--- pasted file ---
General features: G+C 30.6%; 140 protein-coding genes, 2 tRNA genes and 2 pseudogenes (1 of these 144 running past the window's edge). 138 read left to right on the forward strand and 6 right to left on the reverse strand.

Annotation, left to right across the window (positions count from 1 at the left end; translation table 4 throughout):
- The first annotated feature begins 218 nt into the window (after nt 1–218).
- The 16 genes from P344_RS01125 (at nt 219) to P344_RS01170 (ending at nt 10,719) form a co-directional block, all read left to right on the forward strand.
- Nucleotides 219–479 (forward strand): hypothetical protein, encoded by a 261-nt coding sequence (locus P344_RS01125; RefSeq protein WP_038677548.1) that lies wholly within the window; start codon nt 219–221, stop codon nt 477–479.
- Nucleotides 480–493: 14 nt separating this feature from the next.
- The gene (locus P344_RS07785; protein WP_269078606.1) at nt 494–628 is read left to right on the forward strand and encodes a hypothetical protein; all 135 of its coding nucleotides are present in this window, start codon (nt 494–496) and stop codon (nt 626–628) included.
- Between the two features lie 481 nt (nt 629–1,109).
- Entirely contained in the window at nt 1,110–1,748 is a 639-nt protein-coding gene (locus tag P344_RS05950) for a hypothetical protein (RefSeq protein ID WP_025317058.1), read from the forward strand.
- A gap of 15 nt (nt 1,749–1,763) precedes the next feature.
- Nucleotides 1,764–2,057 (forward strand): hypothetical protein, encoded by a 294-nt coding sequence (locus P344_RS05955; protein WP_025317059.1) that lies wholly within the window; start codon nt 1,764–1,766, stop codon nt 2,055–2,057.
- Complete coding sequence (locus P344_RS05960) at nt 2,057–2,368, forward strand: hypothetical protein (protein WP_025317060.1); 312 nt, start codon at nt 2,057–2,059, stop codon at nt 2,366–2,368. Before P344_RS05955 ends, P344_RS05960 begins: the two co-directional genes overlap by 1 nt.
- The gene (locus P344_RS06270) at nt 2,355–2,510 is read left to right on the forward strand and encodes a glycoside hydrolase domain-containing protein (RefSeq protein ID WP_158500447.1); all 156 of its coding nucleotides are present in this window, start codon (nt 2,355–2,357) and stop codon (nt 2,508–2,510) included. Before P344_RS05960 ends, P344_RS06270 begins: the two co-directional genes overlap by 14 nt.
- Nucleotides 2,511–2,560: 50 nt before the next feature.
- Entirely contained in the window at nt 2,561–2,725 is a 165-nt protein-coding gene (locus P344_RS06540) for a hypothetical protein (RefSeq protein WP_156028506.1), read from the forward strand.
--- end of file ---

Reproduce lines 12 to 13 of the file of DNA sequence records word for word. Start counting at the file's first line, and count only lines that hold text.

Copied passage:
- Complete coding sequence (locus P344_RS05960) at nt 2,057–2,368, forward strand: hypothetical protein (protein WP_025317060.1); 312 nt, start codon at nt 2,057–2,059, stop codon at nt 2,366–2,368. Before P344_RS05955 ends, P344_RS05960 begins: the two co-directional genes overlap by 1 nt.
- The gene (locus P344_RS06270) at nt 2,355–2,510 is read left to right on the forward strand and encodes a glycoside hydrolase domain-containing protein (RefSeq protein ID WP_158500447.1); all 156 of its coding nucleotides are present in this window, start codon (nt 2,355–2,357) and stop codon (nt 2,508–2,510) included. Before P344_RS05960 ends, P344_RS06270 begins: the two co-directional genes overlap by 14 nt.